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Bill Murphy: The Almost MMO and Me

By William Murphy on March 19, 2019 | Interviews | Comments

The Almost MMO and Me

I’ve noticed something of late - I haven’t logged into a real MMORPG, even my precious Elder Scrolls Online, in weeks. In ESO’s case, this is partly because I’m waiting for Elsweyr. But usually, between big content swells of ESO, I’m at least playing something else - GW2, WoW, FFXIV, Neverwinter, and so forth. But there’s a type of game that seems to be meeting my needs for persistence and online play. I’ve been trying to think of a name for them for ages, and I think Almost MMO just about covers it.

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I’ve been spending almost all of my gaming time in Anthem, Fallout 76, The Division 2, Destiny 2, and Torchlight Frontiers. None of these are what I’d call full-on MMO, but they take parts of the genre that we love so dearly and present a game that is less content robust, but still just as intoxicating when it comes to that dopamine-hit-loving gameplay loop that made games like WoW my home for over a decade.

These days, as you’d imagine, being 35 and working (more than) full-time with two kids and a wife means I’m not playing games the way I did in my 20s when MMOs were just taking center stage. I look at the upcoming big name MMOs like Crowfall, Ashes of Creation, and Legends of Aria, and I go “Well crap, how can I even think I’ll be able to play those?” I want to, but those studios are building games that will require dozens of hours a week to really get the most out of them. Crowfall maybe less so with its smaller scaled throne war matches.

It’s dawning on me that until I hit my 40s, thanks to that wonderful thing called kids, I don’t have room in my life for an MMO that I can’t pick up and put down at will. This is why games like ESO and WoW still do me good I suppose, because their content is designed to be done in quick bursts but you can also spend a good several hours in them and work towards larger goals.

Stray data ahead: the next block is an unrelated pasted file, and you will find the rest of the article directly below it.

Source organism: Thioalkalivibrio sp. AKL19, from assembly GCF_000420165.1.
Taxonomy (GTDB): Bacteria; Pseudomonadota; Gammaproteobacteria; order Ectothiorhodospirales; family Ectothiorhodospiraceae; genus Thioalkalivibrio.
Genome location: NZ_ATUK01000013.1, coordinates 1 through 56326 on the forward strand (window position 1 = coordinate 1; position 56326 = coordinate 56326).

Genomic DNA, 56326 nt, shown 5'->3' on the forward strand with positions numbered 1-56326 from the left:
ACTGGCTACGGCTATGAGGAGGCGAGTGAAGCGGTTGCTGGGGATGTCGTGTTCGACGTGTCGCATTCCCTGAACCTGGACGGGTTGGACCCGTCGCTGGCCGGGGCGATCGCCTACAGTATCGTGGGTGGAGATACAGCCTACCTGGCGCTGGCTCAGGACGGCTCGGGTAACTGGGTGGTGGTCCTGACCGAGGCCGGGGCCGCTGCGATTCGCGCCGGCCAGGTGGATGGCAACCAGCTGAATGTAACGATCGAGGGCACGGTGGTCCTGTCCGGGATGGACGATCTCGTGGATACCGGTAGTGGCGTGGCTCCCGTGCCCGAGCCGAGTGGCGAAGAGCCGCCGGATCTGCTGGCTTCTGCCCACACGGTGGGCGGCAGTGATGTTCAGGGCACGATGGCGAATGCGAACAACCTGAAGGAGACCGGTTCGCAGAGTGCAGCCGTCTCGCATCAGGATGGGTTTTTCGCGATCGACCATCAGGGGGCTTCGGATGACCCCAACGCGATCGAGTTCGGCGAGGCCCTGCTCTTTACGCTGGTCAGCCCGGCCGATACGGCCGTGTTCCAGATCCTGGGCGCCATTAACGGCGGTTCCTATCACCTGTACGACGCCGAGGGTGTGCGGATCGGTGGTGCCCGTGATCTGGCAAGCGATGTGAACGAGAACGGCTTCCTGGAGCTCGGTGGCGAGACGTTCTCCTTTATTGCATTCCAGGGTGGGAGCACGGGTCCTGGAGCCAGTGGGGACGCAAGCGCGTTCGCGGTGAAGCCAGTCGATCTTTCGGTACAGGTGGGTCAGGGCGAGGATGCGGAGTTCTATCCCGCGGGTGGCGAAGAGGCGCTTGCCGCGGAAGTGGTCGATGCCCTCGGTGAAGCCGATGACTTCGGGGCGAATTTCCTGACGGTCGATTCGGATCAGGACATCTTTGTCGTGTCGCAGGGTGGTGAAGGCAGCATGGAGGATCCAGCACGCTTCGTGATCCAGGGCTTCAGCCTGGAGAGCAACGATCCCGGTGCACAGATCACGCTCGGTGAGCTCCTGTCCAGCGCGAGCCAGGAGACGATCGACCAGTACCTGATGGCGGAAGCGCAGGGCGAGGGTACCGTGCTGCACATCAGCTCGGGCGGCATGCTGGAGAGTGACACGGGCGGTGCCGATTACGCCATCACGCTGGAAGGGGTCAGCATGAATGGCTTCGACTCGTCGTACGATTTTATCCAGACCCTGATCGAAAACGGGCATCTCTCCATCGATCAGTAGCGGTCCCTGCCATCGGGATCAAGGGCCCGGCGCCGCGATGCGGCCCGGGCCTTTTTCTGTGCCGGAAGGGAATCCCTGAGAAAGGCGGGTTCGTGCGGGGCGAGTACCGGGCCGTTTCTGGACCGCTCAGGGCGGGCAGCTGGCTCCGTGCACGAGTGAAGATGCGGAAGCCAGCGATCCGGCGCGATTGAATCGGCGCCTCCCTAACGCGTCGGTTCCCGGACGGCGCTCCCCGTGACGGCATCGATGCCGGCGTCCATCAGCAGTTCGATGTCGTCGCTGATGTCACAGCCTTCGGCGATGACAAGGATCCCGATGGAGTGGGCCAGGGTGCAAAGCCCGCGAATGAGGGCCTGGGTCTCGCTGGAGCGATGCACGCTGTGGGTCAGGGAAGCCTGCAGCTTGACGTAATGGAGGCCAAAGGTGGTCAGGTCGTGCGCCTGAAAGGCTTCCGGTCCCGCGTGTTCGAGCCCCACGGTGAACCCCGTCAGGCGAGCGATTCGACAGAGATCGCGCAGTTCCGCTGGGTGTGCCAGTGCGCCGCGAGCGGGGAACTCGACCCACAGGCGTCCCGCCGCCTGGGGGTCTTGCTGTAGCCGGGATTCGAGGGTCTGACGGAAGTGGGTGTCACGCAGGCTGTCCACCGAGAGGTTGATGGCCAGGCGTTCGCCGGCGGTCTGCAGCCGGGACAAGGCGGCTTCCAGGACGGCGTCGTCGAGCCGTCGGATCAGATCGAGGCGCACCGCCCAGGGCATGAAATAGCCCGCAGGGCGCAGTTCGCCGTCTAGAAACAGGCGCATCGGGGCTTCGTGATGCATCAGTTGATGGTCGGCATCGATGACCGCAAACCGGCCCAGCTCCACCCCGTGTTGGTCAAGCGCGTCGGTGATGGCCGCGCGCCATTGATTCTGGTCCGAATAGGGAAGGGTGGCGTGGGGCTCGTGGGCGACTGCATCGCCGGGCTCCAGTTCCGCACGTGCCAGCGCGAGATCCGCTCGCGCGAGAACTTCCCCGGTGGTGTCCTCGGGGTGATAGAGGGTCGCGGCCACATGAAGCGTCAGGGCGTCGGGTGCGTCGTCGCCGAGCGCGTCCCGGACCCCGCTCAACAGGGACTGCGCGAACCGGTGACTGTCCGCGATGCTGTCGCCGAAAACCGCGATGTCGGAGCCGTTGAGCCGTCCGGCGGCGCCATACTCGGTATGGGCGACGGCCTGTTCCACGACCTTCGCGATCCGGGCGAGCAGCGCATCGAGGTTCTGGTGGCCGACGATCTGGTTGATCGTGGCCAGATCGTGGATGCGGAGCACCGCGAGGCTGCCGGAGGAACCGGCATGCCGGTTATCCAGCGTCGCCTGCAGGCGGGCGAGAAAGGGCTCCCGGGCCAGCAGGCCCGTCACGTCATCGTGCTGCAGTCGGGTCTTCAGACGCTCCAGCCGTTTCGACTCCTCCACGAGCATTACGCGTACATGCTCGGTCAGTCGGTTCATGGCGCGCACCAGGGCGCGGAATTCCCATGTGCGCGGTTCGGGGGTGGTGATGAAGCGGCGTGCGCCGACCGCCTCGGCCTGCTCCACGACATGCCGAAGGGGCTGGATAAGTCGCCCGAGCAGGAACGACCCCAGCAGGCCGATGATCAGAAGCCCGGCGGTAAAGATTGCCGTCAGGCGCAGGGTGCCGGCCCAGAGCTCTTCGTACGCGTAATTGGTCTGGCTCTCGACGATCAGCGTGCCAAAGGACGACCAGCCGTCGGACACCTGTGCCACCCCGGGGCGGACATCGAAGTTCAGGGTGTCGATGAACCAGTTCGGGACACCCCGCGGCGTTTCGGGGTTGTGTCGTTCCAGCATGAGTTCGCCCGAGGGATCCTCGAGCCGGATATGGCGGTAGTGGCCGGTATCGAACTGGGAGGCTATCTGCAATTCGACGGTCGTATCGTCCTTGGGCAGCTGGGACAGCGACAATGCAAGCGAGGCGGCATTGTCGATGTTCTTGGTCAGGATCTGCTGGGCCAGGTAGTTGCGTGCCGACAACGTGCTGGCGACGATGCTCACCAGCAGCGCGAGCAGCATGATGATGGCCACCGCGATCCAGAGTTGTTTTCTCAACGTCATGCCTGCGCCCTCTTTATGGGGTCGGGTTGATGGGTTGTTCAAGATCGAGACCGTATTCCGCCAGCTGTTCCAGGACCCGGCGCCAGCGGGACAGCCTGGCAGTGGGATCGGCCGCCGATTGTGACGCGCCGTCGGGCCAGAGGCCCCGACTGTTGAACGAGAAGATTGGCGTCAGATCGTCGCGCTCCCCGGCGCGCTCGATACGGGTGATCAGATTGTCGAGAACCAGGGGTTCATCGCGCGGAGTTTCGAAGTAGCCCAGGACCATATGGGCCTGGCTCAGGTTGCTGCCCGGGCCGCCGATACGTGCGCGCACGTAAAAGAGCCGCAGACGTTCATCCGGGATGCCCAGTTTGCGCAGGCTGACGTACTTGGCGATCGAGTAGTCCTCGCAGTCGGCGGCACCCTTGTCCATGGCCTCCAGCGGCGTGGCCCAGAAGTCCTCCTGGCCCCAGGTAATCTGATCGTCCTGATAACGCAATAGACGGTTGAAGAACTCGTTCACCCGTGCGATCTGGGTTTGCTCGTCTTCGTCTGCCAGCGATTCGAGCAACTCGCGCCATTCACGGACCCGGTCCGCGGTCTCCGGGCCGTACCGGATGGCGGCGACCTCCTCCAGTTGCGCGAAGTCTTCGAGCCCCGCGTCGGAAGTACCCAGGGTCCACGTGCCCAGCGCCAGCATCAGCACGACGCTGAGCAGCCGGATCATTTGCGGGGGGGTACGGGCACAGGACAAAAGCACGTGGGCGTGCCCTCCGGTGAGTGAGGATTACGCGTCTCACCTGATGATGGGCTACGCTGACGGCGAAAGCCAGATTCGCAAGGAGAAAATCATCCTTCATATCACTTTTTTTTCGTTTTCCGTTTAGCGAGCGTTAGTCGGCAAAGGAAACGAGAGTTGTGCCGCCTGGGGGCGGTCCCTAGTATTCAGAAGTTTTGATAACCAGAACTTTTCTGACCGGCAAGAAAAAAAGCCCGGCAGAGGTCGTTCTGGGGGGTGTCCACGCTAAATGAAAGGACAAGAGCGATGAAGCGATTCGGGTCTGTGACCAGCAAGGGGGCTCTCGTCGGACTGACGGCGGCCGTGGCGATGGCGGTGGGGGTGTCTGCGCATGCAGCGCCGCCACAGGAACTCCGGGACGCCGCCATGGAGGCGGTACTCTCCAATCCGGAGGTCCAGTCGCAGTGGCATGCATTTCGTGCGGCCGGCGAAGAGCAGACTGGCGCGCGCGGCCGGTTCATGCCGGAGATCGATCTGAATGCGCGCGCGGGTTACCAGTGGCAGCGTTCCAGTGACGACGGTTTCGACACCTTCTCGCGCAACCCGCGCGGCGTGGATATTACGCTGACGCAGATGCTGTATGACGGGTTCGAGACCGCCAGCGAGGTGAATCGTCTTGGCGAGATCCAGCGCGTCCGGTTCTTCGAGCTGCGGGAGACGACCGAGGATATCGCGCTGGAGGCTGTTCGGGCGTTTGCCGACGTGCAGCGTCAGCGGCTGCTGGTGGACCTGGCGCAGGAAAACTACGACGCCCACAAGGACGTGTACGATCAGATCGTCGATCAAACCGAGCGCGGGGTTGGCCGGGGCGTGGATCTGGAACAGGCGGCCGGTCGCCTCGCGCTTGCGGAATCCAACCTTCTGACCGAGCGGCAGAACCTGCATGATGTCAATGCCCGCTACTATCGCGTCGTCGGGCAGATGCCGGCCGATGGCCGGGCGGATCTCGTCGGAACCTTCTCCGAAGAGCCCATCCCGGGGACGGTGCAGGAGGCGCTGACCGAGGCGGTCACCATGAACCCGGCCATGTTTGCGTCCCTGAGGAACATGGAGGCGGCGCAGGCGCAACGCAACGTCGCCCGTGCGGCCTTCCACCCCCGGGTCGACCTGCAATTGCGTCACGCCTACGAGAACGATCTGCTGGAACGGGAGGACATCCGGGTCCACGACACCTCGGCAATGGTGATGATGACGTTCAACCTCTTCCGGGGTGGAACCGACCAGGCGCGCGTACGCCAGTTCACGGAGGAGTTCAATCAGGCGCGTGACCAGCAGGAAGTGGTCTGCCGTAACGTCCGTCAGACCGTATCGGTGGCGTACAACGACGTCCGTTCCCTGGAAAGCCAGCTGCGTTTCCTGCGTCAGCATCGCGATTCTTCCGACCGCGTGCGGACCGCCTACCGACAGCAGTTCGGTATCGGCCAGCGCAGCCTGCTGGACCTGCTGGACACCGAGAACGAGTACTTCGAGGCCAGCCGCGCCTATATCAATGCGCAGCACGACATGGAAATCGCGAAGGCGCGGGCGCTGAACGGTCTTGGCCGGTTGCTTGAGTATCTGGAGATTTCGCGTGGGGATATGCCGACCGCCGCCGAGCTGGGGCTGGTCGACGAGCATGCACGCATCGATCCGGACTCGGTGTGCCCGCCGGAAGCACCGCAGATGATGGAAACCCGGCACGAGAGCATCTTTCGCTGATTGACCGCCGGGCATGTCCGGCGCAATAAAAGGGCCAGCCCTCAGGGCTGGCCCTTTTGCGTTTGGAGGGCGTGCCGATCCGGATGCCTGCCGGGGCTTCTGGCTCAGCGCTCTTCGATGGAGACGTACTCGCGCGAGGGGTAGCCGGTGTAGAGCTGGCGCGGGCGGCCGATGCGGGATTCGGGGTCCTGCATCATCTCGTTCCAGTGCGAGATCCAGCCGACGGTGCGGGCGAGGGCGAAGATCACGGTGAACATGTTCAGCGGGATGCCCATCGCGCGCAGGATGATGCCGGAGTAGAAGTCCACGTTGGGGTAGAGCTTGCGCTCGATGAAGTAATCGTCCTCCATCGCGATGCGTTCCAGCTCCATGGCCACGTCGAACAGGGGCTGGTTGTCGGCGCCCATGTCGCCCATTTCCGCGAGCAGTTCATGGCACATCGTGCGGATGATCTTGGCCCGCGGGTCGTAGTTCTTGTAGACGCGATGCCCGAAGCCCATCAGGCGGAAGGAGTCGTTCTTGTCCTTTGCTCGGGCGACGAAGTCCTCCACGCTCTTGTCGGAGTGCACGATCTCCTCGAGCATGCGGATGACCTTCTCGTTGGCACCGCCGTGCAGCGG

And the point I’m getting to with this, is to say that games like Anthem, Fallout 76, Torchlight Frontiers, Path of Exile, and the incredibly awesome Division 2 and Destiny 2 all seem to be where my clicker goes when I go to boot up a game these days. The reason is that I know, no matter what kind of time I have available, I can get something out of it - a level, an engram, loot, a mission done, a quest complete, a map cleared. I’ve always been an “achiever” in gaming. I love the feeling I get when I level up, get some new gear, complete a story, a dungeon, or a quest. It’s what draws me to the RPGs and open world games of today.

So as I look at the MMO landscape, I realize how much the coming games may not be for me, despite how much I want to play them. Instead, games like No Man’s Sky Beyond, Division 2, and Torchlight Frontiers seem to be giving me all I need from online games these days. Now if only someone would make a Marvel Universe “Almost MMO”. I’d be set for a good long while.

William Murphy / Bill is the Managing Editor of MMORPG.com, and lover of all things gaming. He''s been playing and writing about MMOs and geekery since 2002. Be sure to follow him on Twitter for all of his pointless rambling.

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